Context is for Kings - An Edited Collection on Star Trek: Discovery

Sabrina Mittermeier's picture
Type: 
Call for Papers
Date: 
April 15, 2018
Subject Fields: 
American History / Studies, Cultural History / Studies, Film and Film History, Popular Culture Studies, Women's & Gender History / Studies

51 years after Star Trek: The Original Series first aired on U.S. American TV, Star Trek: Discovery is updating the franchise for the 21st century. Like TOS was in the 60s, Discovery is firmly rooted in the zeitgeist and current political climate—a fact that has led to surprising amount of backlash from some corners of the fandom. Thanks to the advantage of streaming platforms over network television, the series is also updating the largely episodic structure of the earlier installments to a more serial and coherent storytelling that allows for longer narrative arcs as well as a focus on in-depth character development.

Set 10 years before The Original Series, Discovery is notably darker than any of the previous iterations of the franchise. Depicting the Federation at war with the Klingon Empire, the first season raises questions about identity and othering, war and trauma, and the conflict between idealism and pragmatism. It explores how Starfleet, an organization ostensibly dedicated to exploration and diplomacy, deals with the ethical questions surrounding war, and the lengths people are willing to go to win. These questions are deepened and complicated by the fact that the series, unlike any of the previous entries in the Star Trek canon, focuses not exclusively on the crew of the U.S.S. Discovery and the United Federation of planets, but also presents the events from the point of view of the Klingon Empire. A foray into the Mirror Universe dominated by the fascist Terran Empire throws Starfleet’s ideals and the characters’ struggles to live up to them into even sharper relief. 

In addition to the questions raised by the narrative, Discovery has continued the franchise’s commitment to representing diversity on screen. Featuring a woman of color in the lead role, a racially and ethnically diverse main and supporting cast, and introducing the franchise’s first gay couple (played by out gay actors), the show is even more inclusive than any of the previous Star Trek series. Discovery thus has once more proven Star Trek’s continued cultural relevance and has, after only one season, already warranted an in-depth academic study that engages with the series from the perspectives of a variety of academic disciplines, such as cultural studies, gender and queer theory, political science, philosophy, and more.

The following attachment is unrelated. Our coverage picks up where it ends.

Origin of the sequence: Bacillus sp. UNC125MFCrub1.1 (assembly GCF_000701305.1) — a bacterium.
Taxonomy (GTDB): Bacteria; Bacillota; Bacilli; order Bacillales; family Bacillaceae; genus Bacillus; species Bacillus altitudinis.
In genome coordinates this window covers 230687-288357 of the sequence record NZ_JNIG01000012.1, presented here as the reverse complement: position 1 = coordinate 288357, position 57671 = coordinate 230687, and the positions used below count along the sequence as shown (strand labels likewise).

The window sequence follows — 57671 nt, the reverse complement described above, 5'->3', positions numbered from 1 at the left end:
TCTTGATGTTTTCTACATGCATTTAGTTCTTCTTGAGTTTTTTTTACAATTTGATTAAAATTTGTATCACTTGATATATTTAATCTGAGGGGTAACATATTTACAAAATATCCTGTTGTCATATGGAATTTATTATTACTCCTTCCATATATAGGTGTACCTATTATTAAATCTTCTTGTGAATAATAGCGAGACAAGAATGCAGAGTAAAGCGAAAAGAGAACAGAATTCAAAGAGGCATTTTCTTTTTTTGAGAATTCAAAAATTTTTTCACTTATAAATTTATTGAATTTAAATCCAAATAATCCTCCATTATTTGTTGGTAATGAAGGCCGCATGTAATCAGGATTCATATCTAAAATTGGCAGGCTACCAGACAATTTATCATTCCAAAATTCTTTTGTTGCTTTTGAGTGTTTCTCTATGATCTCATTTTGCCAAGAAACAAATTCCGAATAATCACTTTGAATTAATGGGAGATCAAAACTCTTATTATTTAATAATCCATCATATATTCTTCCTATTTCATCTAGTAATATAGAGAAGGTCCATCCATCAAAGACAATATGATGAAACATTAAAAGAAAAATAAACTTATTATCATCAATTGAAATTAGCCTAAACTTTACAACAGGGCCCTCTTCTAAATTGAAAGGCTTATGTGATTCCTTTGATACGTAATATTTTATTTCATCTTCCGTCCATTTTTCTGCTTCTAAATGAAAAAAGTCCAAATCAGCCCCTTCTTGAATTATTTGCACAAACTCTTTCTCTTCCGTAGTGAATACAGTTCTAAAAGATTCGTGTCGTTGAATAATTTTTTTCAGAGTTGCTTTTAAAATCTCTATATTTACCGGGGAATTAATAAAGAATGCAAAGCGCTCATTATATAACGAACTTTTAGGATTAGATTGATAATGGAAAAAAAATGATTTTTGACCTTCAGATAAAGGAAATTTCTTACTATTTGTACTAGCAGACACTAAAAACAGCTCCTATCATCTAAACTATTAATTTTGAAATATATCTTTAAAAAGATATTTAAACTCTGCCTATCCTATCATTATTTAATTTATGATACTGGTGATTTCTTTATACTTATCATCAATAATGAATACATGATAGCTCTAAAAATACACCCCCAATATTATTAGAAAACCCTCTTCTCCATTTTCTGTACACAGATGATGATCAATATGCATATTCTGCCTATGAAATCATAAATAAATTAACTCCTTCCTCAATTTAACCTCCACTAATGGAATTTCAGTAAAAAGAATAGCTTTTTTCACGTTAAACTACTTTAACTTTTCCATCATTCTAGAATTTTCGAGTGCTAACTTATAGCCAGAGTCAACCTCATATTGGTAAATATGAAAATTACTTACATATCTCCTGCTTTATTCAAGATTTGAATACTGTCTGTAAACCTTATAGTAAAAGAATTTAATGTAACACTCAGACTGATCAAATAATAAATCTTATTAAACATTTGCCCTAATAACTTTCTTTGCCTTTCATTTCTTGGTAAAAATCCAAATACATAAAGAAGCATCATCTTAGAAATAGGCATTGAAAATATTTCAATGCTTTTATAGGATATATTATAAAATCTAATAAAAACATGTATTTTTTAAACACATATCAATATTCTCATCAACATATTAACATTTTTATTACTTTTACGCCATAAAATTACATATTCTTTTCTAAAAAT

We thus invite contributions to an edited collection to be published with a notable international publishing house or University Press.

We already have contributions on:

  • Military Femininities (Admiral Cornwell, Captain/Emperor Georgiou, Michael Burnham, L’Rell, Silvia Tilly/Captain Killy)
  • Gabriel Lorca, Ash Tyler and the Question of Masculinity
  • “‘Lorca, I’m Gonna Miss Killing You:’” Possible Worlds and Counterfactuals in Star Trek: Discovery
  • Fan Reception and Discussions of Political and Social Values in Discovery
  • Cultural Relevance/Zeitgeist of TOS and Discovery in comparison

List of other possible topics can include, but are not limited to:

  • Questions of racial diversity in casting and narrative
  • Representation of femininities and masculinities
  • LGBTQ representation on and off screen
  • Depictions of war and trauma (portrayal of PTSD, torture, rape)
  • Fandom (Fanart, fanfiction, conventions, cosplaying, etc.)
  • The role of social media and resulting changes to fandom/fan engagement
  • Discovery’s relationship to the Star Trek canon and expanded universe (TOS, TNG, DS9, VOY, ENT; Star Trek novels)
  • Serial storytelling and world building
  • The portrayal of non-human/alien races, particularly the Klingon Empire and the Kelpien Saru
  • The role of Science Fiction in the current political moment
  • Discovery’s vision(s) of the future
  • Depiction of scientific exploration (in general, and its conflict with the war effort in particular)
  • Questions of moral philosophy and ethics

The deadline for submissions is April 15, 2018. Please include an abstract (300 words) on the topic you would like to write on, plus a short bio-blurb, and send it as a pdf to Mareike Spychala, M.A. (mareike.spychala@uni-bamberg.de) and Dr. des. Sabrina Mittermeier (Sabrina.Mittermeier@pecess.de).  

We will inform all participants by May 15, and full papers (6500-8000 words in length) will have to be submitted by October 31, 2018

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